But in Friday's highly anticipated decision, the Florida Supreme Court majority found that the state's attempt to repair the death-penalty sentencing structure remained flawed.

Chief Justice Jorge Labarga and justices Barbara Pariente, R. Fred Lewis and Peggy Quince agreed fully in the majority opinion. Justice James E.C. Perry concurred with the issue of requiring unanimous jury recommendations but dissented on another issue. Justices Charles Canady wrote a dissenting opinion that was joined by Justice Ricky Polston.

The U.S. Supreme Court decision mandated that all findings necessary for imposition of a death sentence are “elements” that must be decided by a jury, and Florida “has a longstanding history of requiring unanimous jury verdicts as the elements of a crime,” the majority wrote.

“… We conclude that under the commandments of Hurst v. Florida, Florida's constitutional right to trial by jury, and our Florida jurisprudence, the penalty phase jury must be unanimous in making the critical findings and recommendation that are necessary before a sentence of death may be considered by the judge or imposed,” the majority wrote.

“Simply put, Florida's extreme outlier status in not requiring unanimity in the jury's final recommendation renders the current imposition of the death penalty in Florida cruel and unusual under the Eighth Amendment of the United States Constitution,” Justice Barbara Pariente wrote in a concurring opinion.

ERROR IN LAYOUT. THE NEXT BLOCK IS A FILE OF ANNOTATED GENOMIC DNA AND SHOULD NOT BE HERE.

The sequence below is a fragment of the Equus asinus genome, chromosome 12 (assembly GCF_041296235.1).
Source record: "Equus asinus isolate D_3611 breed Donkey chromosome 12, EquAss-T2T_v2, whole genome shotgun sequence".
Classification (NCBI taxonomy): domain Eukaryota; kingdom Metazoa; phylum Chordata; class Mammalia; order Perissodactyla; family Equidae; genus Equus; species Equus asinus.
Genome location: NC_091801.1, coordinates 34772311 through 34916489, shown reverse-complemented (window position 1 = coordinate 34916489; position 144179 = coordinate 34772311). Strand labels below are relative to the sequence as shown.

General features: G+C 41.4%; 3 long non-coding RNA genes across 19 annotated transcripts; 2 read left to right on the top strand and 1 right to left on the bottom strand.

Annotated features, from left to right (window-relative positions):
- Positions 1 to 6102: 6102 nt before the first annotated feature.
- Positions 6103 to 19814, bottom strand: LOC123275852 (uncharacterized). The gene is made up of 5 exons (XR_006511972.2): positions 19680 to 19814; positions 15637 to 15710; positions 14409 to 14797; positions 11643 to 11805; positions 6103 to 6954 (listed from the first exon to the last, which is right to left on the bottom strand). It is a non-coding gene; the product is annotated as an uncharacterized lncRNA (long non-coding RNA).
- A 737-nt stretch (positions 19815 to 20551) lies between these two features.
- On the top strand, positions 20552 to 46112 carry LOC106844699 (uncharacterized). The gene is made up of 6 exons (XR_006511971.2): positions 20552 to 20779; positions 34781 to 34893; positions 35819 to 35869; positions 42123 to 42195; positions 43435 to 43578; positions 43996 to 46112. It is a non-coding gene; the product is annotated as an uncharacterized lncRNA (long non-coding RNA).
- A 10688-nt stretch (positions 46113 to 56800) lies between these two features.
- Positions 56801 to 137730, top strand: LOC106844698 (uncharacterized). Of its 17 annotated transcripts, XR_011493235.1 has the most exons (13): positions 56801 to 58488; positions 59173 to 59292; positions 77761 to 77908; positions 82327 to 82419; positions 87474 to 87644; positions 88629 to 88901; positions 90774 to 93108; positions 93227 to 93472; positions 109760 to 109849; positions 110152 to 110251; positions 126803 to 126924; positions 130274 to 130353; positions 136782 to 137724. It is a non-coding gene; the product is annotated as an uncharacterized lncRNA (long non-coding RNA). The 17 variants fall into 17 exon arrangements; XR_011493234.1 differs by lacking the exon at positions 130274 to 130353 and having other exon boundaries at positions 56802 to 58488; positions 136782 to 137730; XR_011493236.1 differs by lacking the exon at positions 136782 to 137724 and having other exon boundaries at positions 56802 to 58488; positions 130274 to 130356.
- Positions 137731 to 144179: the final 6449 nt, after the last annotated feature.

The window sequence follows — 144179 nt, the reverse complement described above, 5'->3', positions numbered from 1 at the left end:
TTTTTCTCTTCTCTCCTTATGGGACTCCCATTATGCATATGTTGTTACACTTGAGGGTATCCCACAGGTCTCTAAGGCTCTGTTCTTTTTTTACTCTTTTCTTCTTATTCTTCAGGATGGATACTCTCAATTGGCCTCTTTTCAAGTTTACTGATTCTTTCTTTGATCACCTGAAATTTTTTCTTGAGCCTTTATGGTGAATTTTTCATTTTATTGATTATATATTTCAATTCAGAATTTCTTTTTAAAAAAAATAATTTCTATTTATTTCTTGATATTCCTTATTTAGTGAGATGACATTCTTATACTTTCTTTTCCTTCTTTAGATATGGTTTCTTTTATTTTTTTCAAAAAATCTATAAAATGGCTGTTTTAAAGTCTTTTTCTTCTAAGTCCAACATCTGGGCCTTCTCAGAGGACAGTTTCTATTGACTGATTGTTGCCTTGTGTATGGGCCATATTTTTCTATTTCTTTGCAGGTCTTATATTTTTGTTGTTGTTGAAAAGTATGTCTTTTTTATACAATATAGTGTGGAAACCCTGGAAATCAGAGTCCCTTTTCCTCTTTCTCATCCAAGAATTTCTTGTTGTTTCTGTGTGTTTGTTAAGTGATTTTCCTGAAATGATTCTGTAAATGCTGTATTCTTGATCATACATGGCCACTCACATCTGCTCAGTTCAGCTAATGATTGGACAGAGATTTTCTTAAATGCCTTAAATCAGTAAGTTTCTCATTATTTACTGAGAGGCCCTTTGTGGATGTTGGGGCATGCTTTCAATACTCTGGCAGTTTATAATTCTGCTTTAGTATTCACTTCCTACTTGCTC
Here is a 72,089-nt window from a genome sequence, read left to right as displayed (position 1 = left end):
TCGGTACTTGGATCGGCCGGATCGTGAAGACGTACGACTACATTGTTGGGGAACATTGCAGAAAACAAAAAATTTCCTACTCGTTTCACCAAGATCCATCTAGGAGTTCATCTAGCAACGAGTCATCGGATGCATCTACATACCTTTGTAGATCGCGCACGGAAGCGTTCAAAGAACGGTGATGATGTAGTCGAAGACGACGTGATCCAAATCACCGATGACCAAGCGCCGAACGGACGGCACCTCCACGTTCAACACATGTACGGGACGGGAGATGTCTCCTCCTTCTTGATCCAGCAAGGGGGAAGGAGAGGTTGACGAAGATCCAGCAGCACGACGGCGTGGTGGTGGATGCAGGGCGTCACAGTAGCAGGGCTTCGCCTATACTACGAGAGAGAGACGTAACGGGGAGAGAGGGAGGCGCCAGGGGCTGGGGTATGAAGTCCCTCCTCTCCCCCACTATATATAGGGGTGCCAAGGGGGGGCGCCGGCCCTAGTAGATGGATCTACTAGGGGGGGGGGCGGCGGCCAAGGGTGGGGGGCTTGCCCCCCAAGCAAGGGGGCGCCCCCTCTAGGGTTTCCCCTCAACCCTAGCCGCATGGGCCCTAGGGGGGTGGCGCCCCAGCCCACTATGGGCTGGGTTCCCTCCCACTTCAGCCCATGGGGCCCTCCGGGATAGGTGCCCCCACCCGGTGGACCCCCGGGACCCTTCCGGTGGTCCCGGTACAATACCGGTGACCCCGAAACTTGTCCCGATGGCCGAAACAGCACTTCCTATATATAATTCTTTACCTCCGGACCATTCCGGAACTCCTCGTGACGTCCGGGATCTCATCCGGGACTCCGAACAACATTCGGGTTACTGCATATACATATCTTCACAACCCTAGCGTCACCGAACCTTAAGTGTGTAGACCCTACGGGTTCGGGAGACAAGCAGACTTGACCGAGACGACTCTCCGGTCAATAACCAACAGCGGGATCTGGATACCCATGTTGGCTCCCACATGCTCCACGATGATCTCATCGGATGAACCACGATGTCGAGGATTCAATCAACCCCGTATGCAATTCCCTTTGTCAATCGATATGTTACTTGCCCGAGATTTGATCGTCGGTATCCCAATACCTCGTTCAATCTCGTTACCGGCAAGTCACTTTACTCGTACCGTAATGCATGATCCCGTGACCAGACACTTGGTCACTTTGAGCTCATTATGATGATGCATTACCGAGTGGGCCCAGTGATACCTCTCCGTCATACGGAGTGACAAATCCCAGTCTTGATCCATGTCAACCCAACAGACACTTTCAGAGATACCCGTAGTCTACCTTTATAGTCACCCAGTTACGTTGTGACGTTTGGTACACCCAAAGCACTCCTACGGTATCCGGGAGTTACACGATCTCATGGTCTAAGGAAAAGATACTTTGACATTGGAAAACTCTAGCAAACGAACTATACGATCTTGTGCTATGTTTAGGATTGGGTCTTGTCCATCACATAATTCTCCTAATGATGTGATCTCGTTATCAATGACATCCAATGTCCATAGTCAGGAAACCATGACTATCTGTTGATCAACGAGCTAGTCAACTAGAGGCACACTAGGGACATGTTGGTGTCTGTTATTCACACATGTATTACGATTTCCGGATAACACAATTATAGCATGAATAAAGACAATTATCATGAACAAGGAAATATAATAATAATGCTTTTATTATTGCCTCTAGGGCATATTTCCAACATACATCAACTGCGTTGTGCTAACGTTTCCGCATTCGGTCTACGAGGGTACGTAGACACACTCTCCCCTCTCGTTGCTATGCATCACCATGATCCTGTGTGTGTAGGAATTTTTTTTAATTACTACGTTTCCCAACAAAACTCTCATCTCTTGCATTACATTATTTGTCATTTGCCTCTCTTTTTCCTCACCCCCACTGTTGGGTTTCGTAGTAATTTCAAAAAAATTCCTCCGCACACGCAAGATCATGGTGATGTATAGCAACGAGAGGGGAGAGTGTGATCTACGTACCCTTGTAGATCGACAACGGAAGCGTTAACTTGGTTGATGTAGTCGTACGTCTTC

Resolving the issue “now, as opposed to later, ensures that, for as long as death is a permissible punishment in the United States, Florida's death penalty will be constitutionally sound,” Pariente wrote.

But in his dissent, Canady objected that the majority's decision regarding unanimity went far beyond the bounds of the U.S. Supreme Court's ruling in the Hurst case, saying it “fundamentally misapprehends and misuses” the decision, “unnecessarily disrupting” the administration of the death penalty in Florida.

Hurst was sentenced to death for the 1998 killing of fast-food worker Cynthia Harrison in Pensacola. Harrison, an assistant manager at a Popeye's Fried Chicken restaurant where Hurst worked, was bound, gagged and stabbed more than 60 times. Her body was found in a freezer.

The jury in the Hurst case recommended a death sentence to the judge, but its vote was split seven to five.

Friday's decision was a “major shift in Florida jurisprudence,” according to 2nd Judicial Circuit Public Defender Nancy Daniels, whose office represents Hurst.

“The Hurst opinion from today makes it clear that the whole job a jury has to do has to be unanimous,” she said in a telephone interview.